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Age of Wushu is a free-to-play 3D martial arts action MMORPG, developed by Chinese company Snail. The game revolves around the Wuxia-inspired lore surrounding martial arts and adventures in Ming Dynasty China. The European version, Age of Wulin, which had been published by Webzen, closed in July 2017, with players being given the option of transferring to a new European server established as part of Age of Wushu, the version of the game published by Snail USA.

Age of Wushu
Age of Wushu.jpg
Developer(s)Snail
Publisher(s)Snail (China)
Snail USA (North America, Europe)
Snail RU (Russia)
Cubinet (Thailand)
Cubizone (South East Asia)
Butterfly Digital Entertainment (Taiwan, Hong Kong)
Platform(s)Microsoft Windows
Release
  • CHN: August 8, 2012
  • TW: August 8, 2012
  • HK: September 13, 2012
  • RU: December 18, 2012
  • NA: April 10, 2013
  • EU: July 18, 2013
  • THA: July 27, 2013
  • SEA: August 7, 2014
Genre(s)Action MMORPG
Mode(s)Multiplayer

Contents

GameplayEdit

Players initially select one of eight factions, and then develop their characters, learn new skills, and engage in PvE and PvP content. The game does not feature a class system, but allows players to join one of 8 player factions, or Schools: Shaolin, Wudang, Emei, Beggars' Sect, Tang Clan, Scholar's Academy, Royal Guard and Wanderer's Valley.[1] The only restricted skills are the internal skills of each school. This means if a player leaves their faction, or school, the player loses the ability to use that school's internal skill.

Quests and many other activities, including gathering, crafting and combat, give experience points which are converted into "cultivation" points used to upgrade fighting skills. Elements of the game include solo and party dungeons, an equipment system, crafting and professions, a housing system, and mounts. The attributes of Chivalry and Guilt determine the player's reputation and alignment in the Jianghu System.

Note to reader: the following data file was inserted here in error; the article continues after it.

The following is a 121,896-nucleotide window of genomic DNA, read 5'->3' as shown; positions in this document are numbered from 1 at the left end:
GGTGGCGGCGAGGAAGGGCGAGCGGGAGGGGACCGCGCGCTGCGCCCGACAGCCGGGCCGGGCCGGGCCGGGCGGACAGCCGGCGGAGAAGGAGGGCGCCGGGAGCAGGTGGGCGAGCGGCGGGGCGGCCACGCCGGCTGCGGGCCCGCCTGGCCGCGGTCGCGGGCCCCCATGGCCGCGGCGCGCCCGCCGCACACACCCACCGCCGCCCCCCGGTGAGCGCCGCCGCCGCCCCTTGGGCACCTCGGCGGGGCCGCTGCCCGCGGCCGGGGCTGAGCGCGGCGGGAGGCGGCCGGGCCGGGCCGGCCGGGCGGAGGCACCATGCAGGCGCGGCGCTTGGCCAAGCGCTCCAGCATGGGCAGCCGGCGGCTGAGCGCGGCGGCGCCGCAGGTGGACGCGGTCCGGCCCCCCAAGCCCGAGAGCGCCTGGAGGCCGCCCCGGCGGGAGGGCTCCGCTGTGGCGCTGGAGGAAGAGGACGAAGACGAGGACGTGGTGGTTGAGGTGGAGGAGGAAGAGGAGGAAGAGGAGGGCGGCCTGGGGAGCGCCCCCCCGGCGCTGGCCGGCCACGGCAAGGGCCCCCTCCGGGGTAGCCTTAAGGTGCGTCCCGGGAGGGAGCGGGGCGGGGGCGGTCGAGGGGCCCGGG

CombatEdit

The in-game combat contains actual martial arts as well as super-human abilities and elements from Chinese legendary stories such as depicted in films like Crouching Tiger, Hidden Dragon and Hero.[2][3] There are no classes or level restrictions. Instead the game uses a skill-based system in which the player has to learn new abilities and talents in order to progress. Combat depends on skill proficiency rather than any assigned numerical value.

There are three types of skills, akin to the Rock-paper-scissors game: Overt (damage skills), Feint (defense-breaking skills), and Block (blocks incoming damage). There are also assorted skills outside of these categories. Utilizing skills consumes Energy, the equivalent of a Mana pool.

FactionsEdit

Instead of a school, players may instead choose a faction. Factions were released in the Tempest of Strife expansion. Secret Factions: Peach Blossom Island, Shifting Flowers Palace, Rootless Clan Jianghu Factions: Golden Needle Shen Family, Xu Family Village, Beast Villa

DevelopmentEdit

 
Promotion at E3 2012

The original Chinese version, named 九阴真经 (pinyin: Jiǔyīn Zhēnjīng; literally: 'Nine Scroll Manual') began beta testing in 2009 and was commercially launched in 2012. Over the next few years, the game was launched in more regions with different names: North America (Age of Wushu), Europe (Age of Wulin), Russia (Legends of Kung Fu), Thailand (9Yin) and South-East Asia (Age Of Kung Fu).

On 6 January 2016, the mobile version Age of Wushu Dynasty was launched for both iOS and Android.[4]

Beta testing for Age of Wushu 2 will begin in 2017.[5]

ReferencesEdit

  1. ^ "Age of Wulin Feature - MMORPG Feature - MMOsite.com". Feature.mmosite.com. September 28, 2011. Retrieved August 9, 2013.
  2. ^ "Age of Wulin « Free MMORPG". DotMMO.com. March 19, 2013. Retrieved August 9, 2013.
  3. ^ "Age of Wulin". PC Gamer. June 29, 2012. Archived from the original on 2012-01-14. Retrieved August 9, 2013.
  4. ^ "Age of Wushu Dynasty". MMORPG. Retrieved March 16, 2017.
  5. ^ "Age of Wushu 2 – Producer gives more details before official reveal". MMO Culture. July 28, 2016. Retrieved March 16, 2017.

External linksEdit